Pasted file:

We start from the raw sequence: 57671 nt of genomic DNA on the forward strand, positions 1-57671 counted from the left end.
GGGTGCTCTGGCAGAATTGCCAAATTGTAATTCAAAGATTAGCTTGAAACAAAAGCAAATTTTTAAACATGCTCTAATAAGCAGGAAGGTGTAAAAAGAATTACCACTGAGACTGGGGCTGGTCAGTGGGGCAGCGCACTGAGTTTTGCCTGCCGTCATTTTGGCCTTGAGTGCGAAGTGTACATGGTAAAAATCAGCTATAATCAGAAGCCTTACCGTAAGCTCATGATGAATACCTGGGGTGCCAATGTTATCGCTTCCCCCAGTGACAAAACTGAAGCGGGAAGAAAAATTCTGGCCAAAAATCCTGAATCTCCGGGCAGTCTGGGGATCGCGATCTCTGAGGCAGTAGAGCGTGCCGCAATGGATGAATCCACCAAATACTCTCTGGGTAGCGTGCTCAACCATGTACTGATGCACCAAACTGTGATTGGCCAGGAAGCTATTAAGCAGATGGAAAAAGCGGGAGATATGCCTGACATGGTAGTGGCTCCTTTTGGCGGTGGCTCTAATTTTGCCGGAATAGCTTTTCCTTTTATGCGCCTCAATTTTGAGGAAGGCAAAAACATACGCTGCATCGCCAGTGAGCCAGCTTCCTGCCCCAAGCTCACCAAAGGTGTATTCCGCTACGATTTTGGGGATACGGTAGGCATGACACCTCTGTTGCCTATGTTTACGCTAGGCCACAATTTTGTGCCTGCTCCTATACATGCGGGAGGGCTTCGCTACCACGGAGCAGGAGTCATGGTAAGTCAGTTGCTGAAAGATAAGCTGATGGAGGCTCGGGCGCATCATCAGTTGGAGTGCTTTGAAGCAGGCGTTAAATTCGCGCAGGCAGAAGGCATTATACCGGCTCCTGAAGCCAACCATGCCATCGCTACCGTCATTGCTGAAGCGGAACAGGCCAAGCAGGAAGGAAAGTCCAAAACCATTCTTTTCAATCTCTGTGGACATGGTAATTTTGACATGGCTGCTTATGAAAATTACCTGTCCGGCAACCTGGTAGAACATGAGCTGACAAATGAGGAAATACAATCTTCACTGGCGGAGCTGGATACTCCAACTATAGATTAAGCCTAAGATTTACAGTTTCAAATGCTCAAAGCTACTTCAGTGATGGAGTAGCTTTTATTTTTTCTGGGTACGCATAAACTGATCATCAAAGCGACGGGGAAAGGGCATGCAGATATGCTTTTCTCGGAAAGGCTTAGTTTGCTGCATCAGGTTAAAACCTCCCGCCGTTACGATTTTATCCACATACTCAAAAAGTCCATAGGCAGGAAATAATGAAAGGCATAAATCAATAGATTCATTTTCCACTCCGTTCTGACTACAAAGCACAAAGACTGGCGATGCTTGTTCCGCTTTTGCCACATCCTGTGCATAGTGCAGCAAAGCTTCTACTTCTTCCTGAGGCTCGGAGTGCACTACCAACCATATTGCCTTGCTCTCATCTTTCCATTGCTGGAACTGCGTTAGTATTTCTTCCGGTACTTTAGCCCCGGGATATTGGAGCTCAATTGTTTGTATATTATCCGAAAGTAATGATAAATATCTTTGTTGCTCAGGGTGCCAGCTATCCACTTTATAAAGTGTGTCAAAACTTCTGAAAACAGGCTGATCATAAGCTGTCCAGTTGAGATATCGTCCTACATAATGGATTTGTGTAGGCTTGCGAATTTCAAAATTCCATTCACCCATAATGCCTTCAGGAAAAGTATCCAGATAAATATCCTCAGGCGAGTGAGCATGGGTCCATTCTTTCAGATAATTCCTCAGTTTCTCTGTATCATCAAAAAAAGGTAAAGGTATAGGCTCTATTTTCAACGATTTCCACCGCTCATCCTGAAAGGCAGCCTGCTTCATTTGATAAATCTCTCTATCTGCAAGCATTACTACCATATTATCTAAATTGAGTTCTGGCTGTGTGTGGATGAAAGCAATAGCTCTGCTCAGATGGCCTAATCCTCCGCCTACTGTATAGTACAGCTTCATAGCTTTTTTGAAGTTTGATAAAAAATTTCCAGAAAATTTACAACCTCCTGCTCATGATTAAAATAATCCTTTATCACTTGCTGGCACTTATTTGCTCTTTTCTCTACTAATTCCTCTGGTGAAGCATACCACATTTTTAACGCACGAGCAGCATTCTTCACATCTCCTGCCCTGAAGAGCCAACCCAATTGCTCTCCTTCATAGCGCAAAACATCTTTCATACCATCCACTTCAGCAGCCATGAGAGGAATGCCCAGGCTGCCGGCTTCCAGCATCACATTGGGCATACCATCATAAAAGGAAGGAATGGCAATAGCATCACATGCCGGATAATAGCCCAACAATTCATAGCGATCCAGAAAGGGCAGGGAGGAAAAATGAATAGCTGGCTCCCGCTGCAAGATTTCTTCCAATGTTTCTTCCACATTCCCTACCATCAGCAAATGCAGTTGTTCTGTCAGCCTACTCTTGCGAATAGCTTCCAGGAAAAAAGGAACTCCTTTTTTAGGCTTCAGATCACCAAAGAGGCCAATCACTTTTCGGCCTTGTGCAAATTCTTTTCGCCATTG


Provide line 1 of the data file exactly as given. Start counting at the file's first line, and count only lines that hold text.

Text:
We start from the raw sequence: 57671 nt of genomic DNA on the forward strand, positions 1-57671 counted from the left end.